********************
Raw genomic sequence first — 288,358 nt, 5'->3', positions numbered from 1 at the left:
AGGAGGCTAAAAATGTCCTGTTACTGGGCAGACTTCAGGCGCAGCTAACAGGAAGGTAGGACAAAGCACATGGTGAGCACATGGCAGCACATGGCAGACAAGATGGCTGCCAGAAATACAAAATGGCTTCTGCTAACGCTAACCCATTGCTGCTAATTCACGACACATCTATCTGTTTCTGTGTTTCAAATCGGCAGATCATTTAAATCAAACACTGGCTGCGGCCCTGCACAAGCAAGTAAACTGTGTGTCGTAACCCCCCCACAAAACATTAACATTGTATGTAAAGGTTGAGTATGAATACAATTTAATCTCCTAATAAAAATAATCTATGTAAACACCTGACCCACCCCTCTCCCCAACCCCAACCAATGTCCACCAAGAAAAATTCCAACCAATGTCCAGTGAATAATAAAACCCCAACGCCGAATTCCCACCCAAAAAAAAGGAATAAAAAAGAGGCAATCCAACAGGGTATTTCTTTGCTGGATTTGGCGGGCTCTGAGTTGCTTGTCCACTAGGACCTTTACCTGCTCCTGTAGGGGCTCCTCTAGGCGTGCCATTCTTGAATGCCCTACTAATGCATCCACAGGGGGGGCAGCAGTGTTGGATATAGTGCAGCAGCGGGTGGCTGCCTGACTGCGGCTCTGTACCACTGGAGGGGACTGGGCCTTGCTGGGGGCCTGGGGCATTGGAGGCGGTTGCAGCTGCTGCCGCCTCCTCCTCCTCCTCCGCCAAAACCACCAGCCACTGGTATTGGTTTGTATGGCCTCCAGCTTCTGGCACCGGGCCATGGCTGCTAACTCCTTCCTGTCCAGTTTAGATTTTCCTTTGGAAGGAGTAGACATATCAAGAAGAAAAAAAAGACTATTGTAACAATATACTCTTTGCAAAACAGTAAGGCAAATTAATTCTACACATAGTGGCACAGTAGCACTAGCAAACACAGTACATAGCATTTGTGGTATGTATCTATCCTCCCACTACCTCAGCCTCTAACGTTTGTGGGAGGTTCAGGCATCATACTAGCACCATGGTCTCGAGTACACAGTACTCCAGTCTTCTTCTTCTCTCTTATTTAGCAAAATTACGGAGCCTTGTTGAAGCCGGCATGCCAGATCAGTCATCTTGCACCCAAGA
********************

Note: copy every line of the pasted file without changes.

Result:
Raw genomic sequence first — 288,358 nt, 5'->3', positions numbered from 1 at the left:
AGGAGGCTAAAAATGTCCTGTTACTGGGCAGACTTCAGGCGCAGCTAACAGGAAGGTAGGACAAAGCACATGGTGAGCACATGGCAGCACATGGCAGACAAGATGGCTGCCAGAAATACAAAATGGCTTCTGCTAACGCTAACCCATTGCTGCTAATTCACGACACATCTATCTGTTTCTGTGTTTCAAATCGGCAGATCATTTAAATCAAACACTGGCTGCGGCCCTGCACAAGCAAGTAAACTGTGTGTCGTAACCCCCCCACAAAACATTAACATTGTATGTAAAGGTTGAGTATGAATACAATTTAATCTCCTAATAAAAATAATCTATGTAAACACCTGACCCACCCCTCTCCCCAACCCCAACCAATGTCCACCAAGAAAAATTCCAACCAATGTCCAGTGAATAATAAAACCCCAACGCCGAATTCCCACCCAAAAAAAAGGAATAAAAAAGAGGCAATCCAACAGGGTATTTCTTTGCTGGATTTGGCGGGCTCTGAGTTGCTTGTCCACTAGGACCTTTACCTGCTCCTGTAGGGGCTCCTCTAGGCGTGCCATTCTTGAATGCCCTACTAATGCATCCACAGGGGGGGCAGCAGTGTTGGATATAGTGCAGCAGCGGGTGGCTGCCTGACTGCGGCTCTGTACCACTGGAGGGGACTGGGCCTTGCTGGGGGCCTGGGGCATTGGAGGCGGTTGCAGCTGCTGCCGCCTCCTCCTCCTCCTCCGCCAAAACCACCAGCCACTGGTATTGGTTTGTATGGCCTCCAGCTTCTGGCACCGGGCCATGGCTGCTAACTCCTTCCTGTCCAGTTTAGATTTTCCTTTGGAAGGAGTAGACATATCAAGAAGAAAAAAAAGACTATTGTAACAATATACTCTTTGCAAAACAGTAAGGCAAATTAATTCTACACATAGTGGCACAGTAGCACTAGCAAACACAGTACATAGCATTTGTGGTATGTATCTATCCTCCCACTACCTCAGCCTCTAACGTTTGTGGGAGGTTCAGGCATCATACTAGCACCATGGTCTCGAGTACACAGTACTCCAGTCTTCTTCTTCTCTCTTATTTAGCAAAATTACGGAGCCTTGTTGAAGCCGGCATGCCAGATCAGTCATCTTGCACCCAAGA